Newly released data shows a key inflation metrics are falling once again.
- On Friday, the Bureau Of Economic Analysis revealed that the U.S. Core Services Inflation rate increased by 0.23% in May, marking the smallest increase since July 2022.
- The Personal Consumption Expenditures Price Index showed a 3.8% increase from one year prior, the lowest growth rate in two years.
- While core prices remain steady and the Consumer Price Index (CPI) steadily lowers, personal income increased by 0.3% in May, accounting for inflation, Axios notes.
- The Core PCE price index nudged from 4.7% in April to 4.6% in May.
- Consumer spending decreased notably from a 0.6% increase in April to a 0.1% increase in May.
Why It’s Important
The Federal Reserve considers these indicators to be strong signs of the overall direction of inflation, with Fed Chair Jerome Powell recently arguing that high service prices are likely to keep inflation high, Bloomberg notes.
As we previously reported, the Fed has otherwise been very aggressive in tackling high inflation, rapidly raising interest rates by 5% over the course of 14 months. It has begun slowing down this approach in recent months following positive inflation news and negative news surrounding the health of regional banks, with three of the largest bank crashes in U.S. history occurring due to interest-rate-related issues with bonds.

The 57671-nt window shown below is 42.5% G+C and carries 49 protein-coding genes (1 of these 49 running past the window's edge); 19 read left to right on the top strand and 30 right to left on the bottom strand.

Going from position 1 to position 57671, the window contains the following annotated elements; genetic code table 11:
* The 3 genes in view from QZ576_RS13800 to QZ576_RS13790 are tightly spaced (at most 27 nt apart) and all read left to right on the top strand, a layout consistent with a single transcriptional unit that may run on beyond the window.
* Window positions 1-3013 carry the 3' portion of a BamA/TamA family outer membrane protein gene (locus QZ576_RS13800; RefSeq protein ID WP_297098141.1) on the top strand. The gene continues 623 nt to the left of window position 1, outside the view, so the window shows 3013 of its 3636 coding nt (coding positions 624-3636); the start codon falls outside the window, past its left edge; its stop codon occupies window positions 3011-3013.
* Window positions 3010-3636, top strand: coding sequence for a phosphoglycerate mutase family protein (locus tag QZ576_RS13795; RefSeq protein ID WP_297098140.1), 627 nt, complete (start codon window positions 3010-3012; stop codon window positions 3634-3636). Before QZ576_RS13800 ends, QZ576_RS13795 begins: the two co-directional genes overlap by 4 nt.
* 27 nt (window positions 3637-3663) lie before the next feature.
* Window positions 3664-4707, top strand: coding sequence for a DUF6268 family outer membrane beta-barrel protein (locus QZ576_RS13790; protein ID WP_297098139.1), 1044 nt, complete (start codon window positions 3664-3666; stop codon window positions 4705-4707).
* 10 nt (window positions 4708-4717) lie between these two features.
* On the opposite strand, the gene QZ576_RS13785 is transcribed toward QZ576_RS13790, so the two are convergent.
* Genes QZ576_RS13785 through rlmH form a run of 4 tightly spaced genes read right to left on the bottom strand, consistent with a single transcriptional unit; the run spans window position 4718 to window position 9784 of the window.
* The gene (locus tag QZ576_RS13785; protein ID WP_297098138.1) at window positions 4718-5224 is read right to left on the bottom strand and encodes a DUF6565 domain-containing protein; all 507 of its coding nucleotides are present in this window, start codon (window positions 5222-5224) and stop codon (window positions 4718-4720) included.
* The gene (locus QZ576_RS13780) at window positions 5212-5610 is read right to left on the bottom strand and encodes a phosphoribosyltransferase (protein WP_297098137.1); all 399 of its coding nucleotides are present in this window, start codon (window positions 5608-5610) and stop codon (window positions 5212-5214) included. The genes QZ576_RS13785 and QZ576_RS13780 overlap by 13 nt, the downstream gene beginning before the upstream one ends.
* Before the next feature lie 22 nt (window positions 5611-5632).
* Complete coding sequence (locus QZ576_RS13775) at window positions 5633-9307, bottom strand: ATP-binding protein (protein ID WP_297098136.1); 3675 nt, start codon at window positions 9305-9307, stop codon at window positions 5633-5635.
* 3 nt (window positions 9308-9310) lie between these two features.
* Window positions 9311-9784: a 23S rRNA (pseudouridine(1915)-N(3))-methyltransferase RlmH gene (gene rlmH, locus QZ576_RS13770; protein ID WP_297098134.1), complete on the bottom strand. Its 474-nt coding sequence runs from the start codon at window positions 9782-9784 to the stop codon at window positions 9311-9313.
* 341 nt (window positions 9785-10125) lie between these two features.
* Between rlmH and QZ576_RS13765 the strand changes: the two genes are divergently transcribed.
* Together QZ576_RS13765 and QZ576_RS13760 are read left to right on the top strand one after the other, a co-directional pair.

Powell continues to warn that the Fed has no intention of backing off aggressive actions, as need be, telling Congress in recent testimony that it is not done battling inflation. However, the Fed is also incentivized to back off and let the effects of its last year of decision-making take effect.
With the five-year breakeven rate for bonds decreasing from 3.56% last spring to 2.14% this month, long-term indicators for the economy are moving in the right direction and signaling that the Fed’s decisions have the desired effect.
“The place where we haven’t really seen much progress is in non-housing services. That’s where we’re not seeing a lot of progress yet. The reason is—one explanation for it is—that labor costs are really the biggest factor by far in most parts of that sector … We need to see a better alignment of supply and demand in the labor market and see more softening in labor-market conditions so that inflationary pressures in that sector can also begin to subside,” Powell told the European Central Bank this week.